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The Medicare Safety Net, introduced in 2004, supplements existing public insurance and offers additional coverage for families with high medical costs. A 2009 review found that the policy reduced out-of-pocket costs for some patients, but also led to significant increases in doctors' fees. Furthermore, the greatest beneficiaries of the Safety Net were families with high incomes. Here we will summarise key findings and examine government and stakeholder responses to the review.
On the 30th of June 2009 the National Health and Hospitals Reform Commission (NHHRC) released its final report. In total the report contained 123 recommendations grouped into four themes. One of the most radical and perhaps controversial suggestions is to develop a ?single health system? through a new Health Australia Accord. The new governance model has been named Medicare Select and will be the focus of this report.
As part of an overhaul of the current healthcare system, a proposal has been released to introduce a AUS$4 billion universal dental scheme. The proposed scheme to be called ?Denticare? would be funded through a taxpayer levy and would provide access to preventative and restorative care and dentures.
The National Health and Hospitals Reform Commission (NHHRC) released its interim report. NHHRC was created by the Government to develop a long-term reform plan for the Australian Healthcare System. The Government envisaged it would provide a blueprint for tackling challenges such as the growing burden of chronic disease, population ageing, the rising costs of new technologies and the cost and inefficiencies generated by the ?blame game? - cost shifting between the Commonwealth and the States.
Australia has a sound safety record in maternity care but there are concerns that women have a lack of choice with respect to types of care they can access, and that good maternal health outcomes are not consistent across the country and population groups. As part of its election commitments, the new federal goverment promised to reform maternity services. As one of its first steps it conducted a review of maternity services. This survey reports on the outcomes of the review report.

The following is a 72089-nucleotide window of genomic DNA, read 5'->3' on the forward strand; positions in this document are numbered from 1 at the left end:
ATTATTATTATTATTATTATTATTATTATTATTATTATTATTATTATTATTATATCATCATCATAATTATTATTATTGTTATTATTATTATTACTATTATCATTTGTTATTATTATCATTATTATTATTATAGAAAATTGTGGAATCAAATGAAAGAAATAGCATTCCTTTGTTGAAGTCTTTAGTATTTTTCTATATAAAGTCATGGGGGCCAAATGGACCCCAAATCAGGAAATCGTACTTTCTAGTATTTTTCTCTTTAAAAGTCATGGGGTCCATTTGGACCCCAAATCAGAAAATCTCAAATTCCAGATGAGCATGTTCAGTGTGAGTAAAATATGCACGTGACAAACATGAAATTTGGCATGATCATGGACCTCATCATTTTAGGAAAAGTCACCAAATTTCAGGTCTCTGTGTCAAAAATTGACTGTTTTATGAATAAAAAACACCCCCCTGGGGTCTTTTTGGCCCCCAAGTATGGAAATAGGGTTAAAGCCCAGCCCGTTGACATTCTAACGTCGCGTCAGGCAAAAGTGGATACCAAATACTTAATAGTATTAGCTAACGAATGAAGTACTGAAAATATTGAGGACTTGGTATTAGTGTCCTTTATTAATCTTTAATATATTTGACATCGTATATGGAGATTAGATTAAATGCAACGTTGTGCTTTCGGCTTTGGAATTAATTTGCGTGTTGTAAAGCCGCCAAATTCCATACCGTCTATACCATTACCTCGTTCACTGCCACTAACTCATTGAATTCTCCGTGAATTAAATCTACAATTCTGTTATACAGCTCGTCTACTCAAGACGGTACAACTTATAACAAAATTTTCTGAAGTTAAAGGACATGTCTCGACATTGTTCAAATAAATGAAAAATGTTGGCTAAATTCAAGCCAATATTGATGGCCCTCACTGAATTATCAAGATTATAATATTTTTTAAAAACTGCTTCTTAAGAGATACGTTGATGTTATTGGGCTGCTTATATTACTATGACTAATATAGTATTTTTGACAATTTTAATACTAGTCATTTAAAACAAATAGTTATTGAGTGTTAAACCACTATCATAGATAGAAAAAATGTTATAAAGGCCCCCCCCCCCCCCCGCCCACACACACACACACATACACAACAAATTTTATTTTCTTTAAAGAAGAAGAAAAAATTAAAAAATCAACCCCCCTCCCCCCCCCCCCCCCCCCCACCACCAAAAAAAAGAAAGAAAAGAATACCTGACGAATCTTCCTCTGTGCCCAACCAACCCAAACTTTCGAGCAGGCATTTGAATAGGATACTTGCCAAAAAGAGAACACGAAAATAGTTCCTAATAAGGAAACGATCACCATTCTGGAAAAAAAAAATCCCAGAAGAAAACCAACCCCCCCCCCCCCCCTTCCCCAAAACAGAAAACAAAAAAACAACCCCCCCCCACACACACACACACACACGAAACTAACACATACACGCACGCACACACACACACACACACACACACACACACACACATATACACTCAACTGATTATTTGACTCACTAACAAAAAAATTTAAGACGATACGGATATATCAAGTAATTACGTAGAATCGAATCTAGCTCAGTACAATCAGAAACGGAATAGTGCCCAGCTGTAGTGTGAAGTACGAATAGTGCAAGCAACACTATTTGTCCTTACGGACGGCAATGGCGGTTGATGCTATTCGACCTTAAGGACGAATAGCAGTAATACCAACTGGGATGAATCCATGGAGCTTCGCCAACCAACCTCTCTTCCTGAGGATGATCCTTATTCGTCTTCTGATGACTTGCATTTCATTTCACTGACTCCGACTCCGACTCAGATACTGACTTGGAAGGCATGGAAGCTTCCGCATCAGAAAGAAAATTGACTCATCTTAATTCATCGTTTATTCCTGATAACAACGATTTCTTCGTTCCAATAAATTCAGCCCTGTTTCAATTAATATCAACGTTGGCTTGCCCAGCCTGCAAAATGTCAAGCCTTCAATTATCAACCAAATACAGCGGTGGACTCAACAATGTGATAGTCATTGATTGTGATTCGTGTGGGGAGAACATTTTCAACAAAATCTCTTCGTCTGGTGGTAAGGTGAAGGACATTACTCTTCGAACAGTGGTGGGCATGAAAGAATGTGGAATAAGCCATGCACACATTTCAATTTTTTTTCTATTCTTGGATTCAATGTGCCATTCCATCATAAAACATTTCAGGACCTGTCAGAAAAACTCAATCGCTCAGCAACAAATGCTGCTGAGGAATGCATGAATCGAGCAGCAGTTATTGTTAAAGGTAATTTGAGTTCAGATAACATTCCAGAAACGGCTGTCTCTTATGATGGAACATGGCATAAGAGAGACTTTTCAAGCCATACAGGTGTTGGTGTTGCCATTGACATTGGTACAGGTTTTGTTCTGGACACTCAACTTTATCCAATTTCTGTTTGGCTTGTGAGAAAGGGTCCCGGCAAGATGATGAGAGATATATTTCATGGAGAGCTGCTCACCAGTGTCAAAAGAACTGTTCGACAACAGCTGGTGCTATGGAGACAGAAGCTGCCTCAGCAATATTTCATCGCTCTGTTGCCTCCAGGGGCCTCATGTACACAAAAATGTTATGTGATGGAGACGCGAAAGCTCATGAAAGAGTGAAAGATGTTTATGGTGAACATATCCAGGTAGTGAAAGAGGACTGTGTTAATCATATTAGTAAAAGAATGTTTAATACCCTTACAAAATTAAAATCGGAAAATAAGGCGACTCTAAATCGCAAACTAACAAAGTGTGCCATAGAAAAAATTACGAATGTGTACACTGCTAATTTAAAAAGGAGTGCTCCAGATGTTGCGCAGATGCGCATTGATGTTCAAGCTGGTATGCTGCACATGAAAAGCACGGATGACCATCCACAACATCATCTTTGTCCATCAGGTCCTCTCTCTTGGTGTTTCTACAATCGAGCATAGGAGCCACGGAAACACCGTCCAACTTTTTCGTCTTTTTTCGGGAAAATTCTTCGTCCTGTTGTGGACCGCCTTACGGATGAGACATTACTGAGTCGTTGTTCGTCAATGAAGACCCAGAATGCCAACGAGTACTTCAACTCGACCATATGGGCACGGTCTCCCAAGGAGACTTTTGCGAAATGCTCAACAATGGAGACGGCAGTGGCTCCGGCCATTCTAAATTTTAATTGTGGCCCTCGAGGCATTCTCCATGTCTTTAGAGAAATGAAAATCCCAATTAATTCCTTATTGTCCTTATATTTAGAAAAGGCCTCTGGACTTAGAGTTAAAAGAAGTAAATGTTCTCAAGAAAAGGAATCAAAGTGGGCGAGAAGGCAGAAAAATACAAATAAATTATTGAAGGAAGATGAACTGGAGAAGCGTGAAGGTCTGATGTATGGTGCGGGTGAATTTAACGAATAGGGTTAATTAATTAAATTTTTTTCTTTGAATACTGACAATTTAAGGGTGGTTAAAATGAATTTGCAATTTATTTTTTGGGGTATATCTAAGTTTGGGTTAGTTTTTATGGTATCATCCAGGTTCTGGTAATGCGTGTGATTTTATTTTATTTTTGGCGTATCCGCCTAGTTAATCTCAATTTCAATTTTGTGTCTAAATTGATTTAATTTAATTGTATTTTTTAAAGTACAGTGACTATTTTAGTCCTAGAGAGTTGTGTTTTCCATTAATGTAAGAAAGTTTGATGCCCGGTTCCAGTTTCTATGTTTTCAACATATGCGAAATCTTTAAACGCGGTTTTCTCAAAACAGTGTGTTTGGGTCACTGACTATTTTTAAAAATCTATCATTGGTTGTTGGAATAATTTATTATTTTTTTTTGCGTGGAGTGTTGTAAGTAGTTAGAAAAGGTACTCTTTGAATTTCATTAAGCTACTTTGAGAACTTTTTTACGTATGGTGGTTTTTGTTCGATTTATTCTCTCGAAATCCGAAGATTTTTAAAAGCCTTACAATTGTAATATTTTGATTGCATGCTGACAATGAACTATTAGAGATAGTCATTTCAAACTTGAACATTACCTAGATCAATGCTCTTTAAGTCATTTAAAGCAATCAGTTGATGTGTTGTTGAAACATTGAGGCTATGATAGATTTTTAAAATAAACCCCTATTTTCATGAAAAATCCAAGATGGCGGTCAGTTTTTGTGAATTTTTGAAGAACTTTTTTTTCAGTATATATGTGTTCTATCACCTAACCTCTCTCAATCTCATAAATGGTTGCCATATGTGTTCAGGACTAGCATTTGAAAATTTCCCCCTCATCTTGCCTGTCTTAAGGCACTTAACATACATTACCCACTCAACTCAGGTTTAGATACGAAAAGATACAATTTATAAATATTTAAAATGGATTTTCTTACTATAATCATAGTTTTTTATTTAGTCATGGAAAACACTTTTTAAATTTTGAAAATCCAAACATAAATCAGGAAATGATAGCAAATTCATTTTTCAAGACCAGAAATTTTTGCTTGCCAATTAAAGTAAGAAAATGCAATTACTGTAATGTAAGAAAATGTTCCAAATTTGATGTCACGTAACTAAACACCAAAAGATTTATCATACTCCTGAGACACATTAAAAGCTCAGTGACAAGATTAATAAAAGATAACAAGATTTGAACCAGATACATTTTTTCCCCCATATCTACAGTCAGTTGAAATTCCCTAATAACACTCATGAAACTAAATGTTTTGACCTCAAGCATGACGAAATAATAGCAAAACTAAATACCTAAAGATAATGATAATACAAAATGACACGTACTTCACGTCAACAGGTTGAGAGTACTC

In April 2008, the new Prime Minister, Kevin Rudd, convened a summit to develop long-term policy options across 10 critical areas, including health and health care. The Summit brought together 1000 leading Australians to debate potential responses. The health stream developed over 120 separate ideas across the fields of prevention, workforce, inequalities, future challenges and opportunities and health research. This report will highlight some of the big ideas that arose from the summit.
In the lead up to the 2007 Federal election the then opposition party announced that it would support the establishment of so called "GP super clinics". The aims of these clinics are to firstly encourage general practitioners (GPs) to practice in parts of Australia where there are identified shortages. Secondly, the super clinics aim to deliver more services to the community including allied health services and place a stronger focus on preventive health services and chronic disease management.
In 2005/06 the Australian government committed AU$43 million to a national screening program for bowel cancer. The target population is individuals turning 55 or 65 years of age plus those previously involved in the pilot program. While funds have been allocated for recruitment and the initial screening test, including the formation of a register, no specific additional funds have been allocated for the follow-up health care required by those who are identified as having a positive screen.
A number of States in Australia are providing information to the public about average waiting times for elective procedures. The policy is being publicised as a means for GPs and their patients to try to access surgery faster. In additon, elective surgery coordinators have been employed to improve scheduling and waiting list practices, including ensuring that individual patients are on one list and to investigate ways of reducing postponement of surgery.
One of the main characteristics of the Australian Health Care system is the division of responsibilities between the Commonwealth and State governments. The State, with diverse levels of financial assistance from the Commonwealth, are primarily responsible for the funding and operation of public hospitals. In August 2007 the Federal Government announced an unprecedented decision: to fully fund a small regional public hospital in the State of Tasmania.